In the Post BlackJacks vs Honey Badgers

Well, you’ll probably never see another game like that again.

A COVID-19 outbreak connected to their last game against the Niagara River Lions left the Ottawa BlackJacks with a depleted lineup heading into their quarterfinal matchup against the Hamilton Honey Badgers. Already considered heavy underdogs even with their full roster, Ottawa was facing a Herculean task in front of them.

However, thanks to some heroic efforts and a masterclass in coaching, the BlackJacks were able to live up to the feat, claiming a 96-94 victory to keep their championship hopes alive.

How were they able to pull off the upset? Who were those guys in BlackJacks jerseys? What does this mean for their next game? Let’s look back on one of the greatest performances in CEBL history.

Bad News BlackJacks

The COVID outbreak meant the BlackJacks came into this game with just four regular roster players in their lineup: Kadre Gray, Junior Cadougan, Earl Calloway and Antonio Williams.

The rest of the squad was filled out with a complete mish-mash of players that GM Jevohn Shepherd deserves full credit for pulling together in less than one week. Those players were:

  • Joel Friesen, a former BlackJack who appeared in a couple of games this season before being released.
  • Chad Posthumus, a former member of the Saskatchewan Rattlers team that won the CEBL championship in 2019, who had not played a game since then.
  • Mike L’africain, a member of the BlackJacks coaching staff who had previously played at the University of Ottawa.
  • Darlington Osazuwa, who played one season of Division II basketball in 2015 and who I can’t find any other information on other than some cut reels.
  • Guillaume Pepin, who has been with the BlackJacks through the U SPORTS partnership but would be making his professional debut.
  • Jayden Frederick, a Ryerson University grad who just completed his first professional season in Georgia. His late inclusion was made obvious by the fact his name is spelt wrong on the CEBL website.

Despite having a team short on size and lacking experience playing with each other, the BlackJacks were able to come together in a short span of time and figure out a system that worked. That all started with getting the ball in Gray’s hands.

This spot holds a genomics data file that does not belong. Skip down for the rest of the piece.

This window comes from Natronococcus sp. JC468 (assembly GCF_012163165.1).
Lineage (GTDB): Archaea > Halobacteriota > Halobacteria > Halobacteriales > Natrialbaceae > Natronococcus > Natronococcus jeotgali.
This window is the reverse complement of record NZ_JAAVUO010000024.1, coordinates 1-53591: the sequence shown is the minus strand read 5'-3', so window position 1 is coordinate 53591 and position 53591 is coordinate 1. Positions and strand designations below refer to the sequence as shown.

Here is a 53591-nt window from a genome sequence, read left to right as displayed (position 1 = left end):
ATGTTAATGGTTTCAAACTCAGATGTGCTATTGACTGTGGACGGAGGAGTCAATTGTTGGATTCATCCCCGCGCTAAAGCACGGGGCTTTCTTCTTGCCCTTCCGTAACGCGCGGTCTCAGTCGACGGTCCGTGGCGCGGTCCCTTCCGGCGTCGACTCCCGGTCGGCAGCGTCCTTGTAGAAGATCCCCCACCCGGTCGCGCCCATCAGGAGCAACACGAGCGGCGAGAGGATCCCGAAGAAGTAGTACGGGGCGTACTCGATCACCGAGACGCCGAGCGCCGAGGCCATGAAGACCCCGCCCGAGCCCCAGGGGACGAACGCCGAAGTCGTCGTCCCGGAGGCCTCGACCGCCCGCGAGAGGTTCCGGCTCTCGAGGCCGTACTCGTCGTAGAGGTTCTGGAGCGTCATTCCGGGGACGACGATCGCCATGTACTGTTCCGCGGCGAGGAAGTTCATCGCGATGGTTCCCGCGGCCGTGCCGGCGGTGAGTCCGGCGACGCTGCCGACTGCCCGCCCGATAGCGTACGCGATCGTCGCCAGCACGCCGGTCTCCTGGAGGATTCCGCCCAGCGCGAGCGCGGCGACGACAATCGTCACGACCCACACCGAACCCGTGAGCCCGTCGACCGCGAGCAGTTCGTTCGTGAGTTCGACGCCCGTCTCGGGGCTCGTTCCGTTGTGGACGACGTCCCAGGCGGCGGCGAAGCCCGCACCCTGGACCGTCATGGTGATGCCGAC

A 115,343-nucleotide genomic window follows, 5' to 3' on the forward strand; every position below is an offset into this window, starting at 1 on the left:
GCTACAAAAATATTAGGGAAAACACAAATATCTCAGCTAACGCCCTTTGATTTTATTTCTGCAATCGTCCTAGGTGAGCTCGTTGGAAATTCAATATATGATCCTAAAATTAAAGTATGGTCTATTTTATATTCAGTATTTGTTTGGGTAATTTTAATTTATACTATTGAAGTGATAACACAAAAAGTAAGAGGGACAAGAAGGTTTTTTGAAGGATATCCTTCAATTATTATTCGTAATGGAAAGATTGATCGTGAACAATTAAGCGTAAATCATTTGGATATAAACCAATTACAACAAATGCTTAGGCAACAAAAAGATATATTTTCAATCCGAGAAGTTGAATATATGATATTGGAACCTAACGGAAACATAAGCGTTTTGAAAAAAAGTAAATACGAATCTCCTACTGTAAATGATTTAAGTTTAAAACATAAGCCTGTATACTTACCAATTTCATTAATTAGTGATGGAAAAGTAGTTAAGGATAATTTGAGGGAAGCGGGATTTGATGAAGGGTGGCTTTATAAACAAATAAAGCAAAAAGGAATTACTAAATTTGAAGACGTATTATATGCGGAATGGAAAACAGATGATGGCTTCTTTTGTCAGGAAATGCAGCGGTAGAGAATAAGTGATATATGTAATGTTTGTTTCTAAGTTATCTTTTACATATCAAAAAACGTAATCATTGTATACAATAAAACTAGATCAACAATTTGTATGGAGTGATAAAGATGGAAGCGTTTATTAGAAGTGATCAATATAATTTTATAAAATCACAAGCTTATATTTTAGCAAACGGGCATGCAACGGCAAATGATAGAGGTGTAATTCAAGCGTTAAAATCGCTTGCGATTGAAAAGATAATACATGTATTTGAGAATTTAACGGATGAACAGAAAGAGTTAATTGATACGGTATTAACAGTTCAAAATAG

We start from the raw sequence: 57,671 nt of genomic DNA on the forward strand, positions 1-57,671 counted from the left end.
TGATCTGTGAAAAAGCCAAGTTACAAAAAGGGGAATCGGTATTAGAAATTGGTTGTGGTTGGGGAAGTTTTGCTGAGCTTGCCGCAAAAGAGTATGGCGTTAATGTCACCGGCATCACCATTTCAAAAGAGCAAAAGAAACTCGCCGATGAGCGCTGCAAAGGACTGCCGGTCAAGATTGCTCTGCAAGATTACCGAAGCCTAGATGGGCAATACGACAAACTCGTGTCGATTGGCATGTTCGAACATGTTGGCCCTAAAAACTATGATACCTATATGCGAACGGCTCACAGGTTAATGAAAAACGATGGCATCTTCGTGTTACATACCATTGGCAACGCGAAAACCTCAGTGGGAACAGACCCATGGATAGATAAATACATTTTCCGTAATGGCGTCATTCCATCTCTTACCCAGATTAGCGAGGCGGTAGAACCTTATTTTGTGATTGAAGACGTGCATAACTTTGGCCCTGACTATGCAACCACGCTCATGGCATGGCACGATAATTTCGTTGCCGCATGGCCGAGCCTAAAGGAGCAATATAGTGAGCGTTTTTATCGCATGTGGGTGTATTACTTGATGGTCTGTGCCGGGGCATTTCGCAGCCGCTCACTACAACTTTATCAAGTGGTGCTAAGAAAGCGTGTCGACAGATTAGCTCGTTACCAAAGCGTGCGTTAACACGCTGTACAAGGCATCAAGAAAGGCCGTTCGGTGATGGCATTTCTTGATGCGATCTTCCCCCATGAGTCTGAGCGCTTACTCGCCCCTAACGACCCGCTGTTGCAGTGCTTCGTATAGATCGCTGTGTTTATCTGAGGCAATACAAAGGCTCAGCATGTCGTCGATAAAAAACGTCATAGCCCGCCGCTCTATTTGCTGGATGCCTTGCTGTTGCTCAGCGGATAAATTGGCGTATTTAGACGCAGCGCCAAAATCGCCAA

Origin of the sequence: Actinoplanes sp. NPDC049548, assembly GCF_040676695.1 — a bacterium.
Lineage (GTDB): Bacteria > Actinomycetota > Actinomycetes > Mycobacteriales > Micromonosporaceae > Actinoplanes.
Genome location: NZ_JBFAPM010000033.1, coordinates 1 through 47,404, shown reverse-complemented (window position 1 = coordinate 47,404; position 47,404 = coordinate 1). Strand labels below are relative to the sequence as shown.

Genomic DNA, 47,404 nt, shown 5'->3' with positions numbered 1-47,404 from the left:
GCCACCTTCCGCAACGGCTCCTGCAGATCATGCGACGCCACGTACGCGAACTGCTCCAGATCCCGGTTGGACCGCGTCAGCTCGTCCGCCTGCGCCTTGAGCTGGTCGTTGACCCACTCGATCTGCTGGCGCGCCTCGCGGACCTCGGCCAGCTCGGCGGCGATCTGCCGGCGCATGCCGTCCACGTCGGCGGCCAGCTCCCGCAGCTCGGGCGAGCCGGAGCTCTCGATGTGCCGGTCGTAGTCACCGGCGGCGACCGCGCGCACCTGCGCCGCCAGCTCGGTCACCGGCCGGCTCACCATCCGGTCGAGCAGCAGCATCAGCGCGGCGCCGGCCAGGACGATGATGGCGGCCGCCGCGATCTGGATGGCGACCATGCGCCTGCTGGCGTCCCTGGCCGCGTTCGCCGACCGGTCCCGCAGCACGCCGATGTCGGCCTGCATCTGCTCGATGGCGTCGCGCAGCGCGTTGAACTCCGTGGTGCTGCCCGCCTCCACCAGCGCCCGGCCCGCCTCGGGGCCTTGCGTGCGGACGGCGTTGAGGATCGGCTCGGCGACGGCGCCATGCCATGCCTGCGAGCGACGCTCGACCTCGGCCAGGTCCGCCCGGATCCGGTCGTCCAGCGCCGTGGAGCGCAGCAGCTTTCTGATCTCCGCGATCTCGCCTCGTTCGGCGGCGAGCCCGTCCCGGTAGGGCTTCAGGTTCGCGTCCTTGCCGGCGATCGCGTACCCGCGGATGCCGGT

The first-year pro absolutely went off in his postseason debut, setting a CEBL playoff record with 32 points. He had been a key factor in what little success Ottawa managed to achieve in this season, and saved his best performance when it mattered the most. Any time it looked like Hamilton might get a run going, Gray was right there to answer back, whether it was scoring, setting up his teammates, or shutting down Lindell Wigginton on defense (more on that later).

But you can’t win a basketball game alone, and Gray got help from perhaps the least likely of sources. Posthumus – who, again, had not played a single game of professional basketball since 2019 – utterly dominated the paint for the entirety of the game. He set another CEBL record, grabbing 20 rebounds, and also put up 23 points on 9-of-10 shooting. The Honey Badgers had a smaller lineup than they are used to, and the 6-11 big man took full advantage of the size discrepancy.  

Calloway was able to stretch out his hot play as of late, scoring 14 points on 4-for-5 shooting. He has ridiculous range on his shot and was able to showcase that on Saturday, nailing a number of long threes to halt any Hamilton momentum.

Williams is an uber-athletic guard, and his speed and willingness to crash into the paint caused lots of problems for the Honey Badgers. He finished with just 10 points on 5-for-12 shooting, but his ability to get to the rim meant a Hamilton defender would have to switch on him, which gave Posthumus a better chance to grab the offensive rebound and score, which he did often. Little things like that went a long way in securing the victory.

On the defensive side of the ball, a large portion of the credit should be reserved for head coach Charles Dube-Brais and the rest of his staff. Literally every single time the Honey Badgers would start to get on a roll, Ottawa would call a timeout and completely stop all the momentum. Coming out of the breaks, the BlackJacks would have an entirely new look that the home team had no answers for, and the visitors would then proceed to go on a run of their own.